I don't really know how to start describing all these.
Since ASSC in 2008, I have been very impressed by empirically-informed philosophy.
However, given many reasons and excuses, many of them cultural, I stayed in my comfort zone. I did very traditional philosophy of mind and epistemology. There is nothing wrong with them. I had fun, and I still like them. Still, I feel that something is missing; something I do not know how to even begin to learn.
When I moved to CUNY in 2010, I have been entirely converted. One single most important thing the western world taught me is that it is never too late - people around me are keen to learn new things, including those are already in their seventies. Why can't I learn new knowledge in unfamiliar areas, even if I was already 30 or so?
The question is how. I had been surveying many ways to learn psychology and neuroscience. I audited classes, studied text books, read papers, attended talks, spent time with scientists. I did learn much from all these, but nothing systematic; nothing good enough to help my research. I felt that I have been doing this for several years but it did not work
During a trip to Berkeley in 2011, I had much time to rethink my approach. At that time I was pretty sure that I will move to London after 2012, so I checked resources in London. I discovered that at Birkbeck there are flexible courses for those who do not have background. Other schools have similar resources too, though many of them are MSc that might be too challenging for me. Basically, I will not get in most of them. But since then I have borne this information in mind.
And I moved to London. Now it has been one year. Lots of things happened during this year, and I have been considering how to start this adventure. Last week, I finally figured out what I should do and all the details. I am starting a certificate course at Birkbeck from this term. It consists of 6 courses that roughly cover the first 1.5 years in undergrad. This is exactly what I need. At the same time, I will seek to apply for MSc for next year's entry. It might not work, but in that case I will simply complete the certificate course. It sounds humble or even boring, but nothing better I can do. I will start from scratch.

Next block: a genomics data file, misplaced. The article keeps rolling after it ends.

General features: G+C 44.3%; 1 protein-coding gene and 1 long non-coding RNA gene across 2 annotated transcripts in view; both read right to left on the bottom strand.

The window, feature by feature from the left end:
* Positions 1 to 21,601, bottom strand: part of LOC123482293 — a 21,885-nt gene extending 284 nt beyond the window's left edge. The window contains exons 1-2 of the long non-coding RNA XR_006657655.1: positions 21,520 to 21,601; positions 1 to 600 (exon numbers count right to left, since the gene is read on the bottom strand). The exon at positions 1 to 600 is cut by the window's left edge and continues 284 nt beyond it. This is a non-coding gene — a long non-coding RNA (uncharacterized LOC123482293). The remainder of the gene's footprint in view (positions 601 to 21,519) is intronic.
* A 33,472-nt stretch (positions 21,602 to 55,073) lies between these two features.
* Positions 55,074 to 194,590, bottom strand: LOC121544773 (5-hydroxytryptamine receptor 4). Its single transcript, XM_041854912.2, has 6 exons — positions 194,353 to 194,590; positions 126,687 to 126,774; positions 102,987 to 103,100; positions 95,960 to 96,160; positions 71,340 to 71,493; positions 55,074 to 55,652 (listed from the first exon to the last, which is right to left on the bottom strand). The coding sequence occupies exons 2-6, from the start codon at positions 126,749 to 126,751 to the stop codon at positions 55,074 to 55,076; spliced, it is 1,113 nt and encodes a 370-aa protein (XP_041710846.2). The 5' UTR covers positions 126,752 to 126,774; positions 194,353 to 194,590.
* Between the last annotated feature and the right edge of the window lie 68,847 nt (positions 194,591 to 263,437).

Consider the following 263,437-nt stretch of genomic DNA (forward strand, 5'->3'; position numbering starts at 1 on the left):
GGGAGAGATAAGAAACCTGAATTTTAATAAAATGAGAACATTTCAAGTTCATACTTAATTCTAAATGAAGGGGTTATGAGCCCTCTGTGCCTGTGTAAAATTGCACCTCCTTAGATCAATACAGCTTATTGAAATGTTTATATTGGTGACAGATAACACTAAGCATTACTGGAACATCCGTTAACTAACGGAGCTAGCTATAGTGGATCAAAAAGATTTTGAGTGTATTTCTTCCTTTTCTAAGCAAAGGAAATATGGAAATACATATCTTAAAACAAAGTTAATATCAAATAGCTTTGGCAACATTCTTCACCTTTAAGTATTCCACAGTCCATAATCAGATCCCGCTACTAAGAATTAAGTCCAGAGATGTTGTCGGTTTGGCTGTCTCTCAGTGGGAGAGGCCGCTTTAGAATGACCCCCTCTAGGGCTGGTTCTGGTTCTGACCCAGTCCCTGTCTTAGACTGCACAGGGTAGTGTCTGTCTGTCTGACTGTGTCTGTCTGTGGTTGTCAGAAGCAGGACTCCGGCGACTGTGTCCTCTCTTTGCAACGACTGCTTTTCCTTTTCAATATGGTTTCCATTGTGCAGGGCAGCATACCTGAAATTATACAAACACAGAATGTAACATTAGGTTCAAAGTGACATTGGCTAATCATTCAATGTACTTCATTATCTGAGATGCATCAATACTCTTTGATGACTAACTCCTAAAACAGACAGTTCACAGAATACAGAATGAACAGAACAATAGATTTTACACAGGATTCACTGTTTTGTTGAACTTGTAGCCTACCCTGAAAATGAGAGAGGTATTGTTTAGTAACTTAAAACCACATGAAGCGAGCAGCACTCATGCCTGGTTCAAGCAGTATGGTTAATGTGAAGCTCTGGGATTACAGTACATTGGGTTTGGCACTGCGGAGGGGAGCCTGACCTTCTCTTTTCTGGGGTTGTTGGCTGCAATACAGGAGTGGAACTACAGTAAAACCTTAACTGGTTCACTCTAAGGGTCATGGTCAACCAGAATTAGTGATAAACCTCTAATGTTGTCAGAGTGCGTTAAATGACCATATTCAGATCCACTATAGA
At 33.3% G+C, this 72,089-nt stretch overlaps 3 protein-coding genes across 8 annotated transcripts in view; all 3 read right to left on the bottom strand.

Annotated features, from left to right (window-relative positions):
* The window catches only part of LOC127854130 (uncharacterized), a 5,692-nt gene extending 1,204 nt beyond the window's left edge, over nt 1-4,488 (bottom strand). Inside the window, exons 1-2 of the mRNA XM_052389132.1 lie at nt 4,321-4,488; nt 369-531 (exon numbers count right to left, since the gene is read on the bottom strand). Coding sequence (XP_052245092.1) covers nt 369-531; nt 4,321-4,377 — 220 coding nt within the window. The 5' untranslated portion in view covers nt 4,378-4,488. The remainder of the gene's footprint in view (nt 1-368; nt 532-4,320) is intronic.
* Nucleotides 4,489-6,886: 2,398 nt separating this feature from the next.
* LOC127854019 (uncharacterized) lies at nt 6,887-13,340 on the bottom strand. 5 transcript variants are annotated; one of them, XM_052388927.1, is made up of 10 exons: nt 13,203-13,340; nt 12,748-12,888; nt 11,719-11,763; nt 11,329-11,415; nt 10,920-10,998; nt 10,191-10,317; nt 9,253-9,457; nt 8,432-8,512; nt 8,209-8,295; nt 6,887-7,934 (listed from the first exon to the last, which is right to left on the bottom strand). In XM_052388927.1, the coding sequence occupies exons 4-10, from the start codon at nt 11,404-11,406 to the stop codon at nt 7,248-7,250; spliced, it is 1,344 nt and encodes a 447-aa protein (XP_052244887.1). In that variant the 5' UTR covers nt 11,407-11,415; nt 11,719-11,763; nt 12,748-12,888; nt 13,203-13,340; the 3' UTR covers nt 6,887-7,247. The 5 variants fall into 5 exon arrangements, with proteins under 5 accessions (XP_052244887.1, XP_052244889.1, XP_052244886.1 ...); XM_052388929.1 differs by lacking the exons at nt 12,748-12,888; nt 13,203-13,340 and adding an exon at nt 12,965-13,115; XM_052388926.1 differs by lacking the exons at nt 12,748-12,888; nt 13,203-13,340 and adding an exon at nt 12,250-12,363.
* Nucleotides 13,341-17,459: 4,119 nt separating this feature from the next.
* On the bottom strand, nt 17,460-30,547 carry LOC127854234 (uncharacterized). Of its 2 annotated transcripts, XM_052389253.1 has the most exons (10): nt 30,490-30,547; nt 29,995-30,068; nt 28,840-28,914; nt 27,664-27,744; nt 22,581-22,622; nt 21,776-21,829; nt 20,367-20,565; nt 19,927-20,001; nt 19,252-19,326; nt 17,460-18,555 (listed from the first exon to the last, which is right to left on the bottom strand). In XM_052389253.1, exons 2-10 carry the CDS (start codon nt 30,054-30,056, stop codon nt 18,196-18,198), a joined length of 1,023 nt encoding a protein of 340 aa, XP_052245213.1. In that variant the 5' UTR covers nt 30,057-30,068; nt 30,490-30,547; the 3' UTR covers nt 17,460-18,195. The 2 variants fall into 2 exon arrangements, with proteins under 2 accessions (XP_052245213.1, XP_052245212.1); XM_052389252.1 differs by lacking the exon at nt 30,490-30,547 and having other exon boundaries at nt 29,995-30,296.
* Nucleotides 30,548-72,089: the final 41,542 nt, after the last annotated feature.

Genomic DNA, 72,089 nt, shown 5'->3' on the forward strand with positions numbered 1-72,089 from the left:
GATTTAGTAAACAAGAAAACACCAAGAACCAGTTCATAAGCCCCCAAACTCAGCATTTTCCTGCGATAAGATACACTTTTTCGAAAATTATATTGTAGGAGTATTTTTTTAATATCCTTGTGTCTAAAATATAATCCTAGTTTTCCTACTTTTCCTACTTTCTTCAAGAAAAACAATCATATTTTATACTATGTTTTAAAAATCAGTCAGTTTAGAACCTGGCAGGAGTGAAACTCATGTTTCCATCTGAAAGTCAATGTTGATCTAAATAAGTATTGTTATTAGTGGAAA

The story has been cut down very short, but it should be enough for those who care about my progress. So far I have only got the student ID and nothing has started. But from next week the new adventure will begin. No matter whether this is silly, I am definitely doing it.
To my memory I met Fred Dretske twice. The first time was at Rutgers Epistemology Conference 2011. During one long coffee break (30 mins or so), he was left alone in the middle of the crowds by random. I was not going to talk to him, since although my thesis back then was related to his hyper OVERFLOW view about the content of consciousness (i.e., an extreme version of Ned Block's relevant view), at that moment I was not ready to ask questions about it. But in any case he had been left alone for a while (which is not normal given who he is), so I made a move and brought up the issues I'd like to talk about. He was keen to discuss it and found a table for us, which was unexpected - I thought he might have simply said something quickly and tried to leave. As a result we discussed relevant issues for at least 20 minutes. The overall message is that he was provoked by Daniel Dennett's extreme sparse view and attempted to count against it, and my position was that Fred's view is an overreaction and is not well supported by his arguments. I still hold this verdict today.
The second time we came across was at Pacific APA 2012, where he presented his critic of Susanna Siegel's book on the content of visual experience. My view was different from both, but I learned something important from Fred's comments. I was surprised by the fact that he not only showed up at conferences given his age, but also presented something for us. During that conference I did not have a chance to further talk to him, but both of us attended a session where Josh Weisberg and Adrienne Prettyman were presenters and Richard Brown was a commentator. Fred asked helpful questions during the session. He saw me in the audience and waved to me. I believe he might not recall my name but it does not matter. That was a nice farewell.
Given that Fred was still active last year, I presume his last days were not too painful. I might be wrong, but that is my wishful thinking.
Like many philosophers in my generation, I have not had a chance to study his classic works carefully. But I will. My thesis at CUNY has the title "Consciousness and the Flow of Attention," which was unabashedly inspired by Fred's seminal work. I am glad that as a philosopher in this generation I overlapped with this great philosopher.
So long, Fred. We will miss you.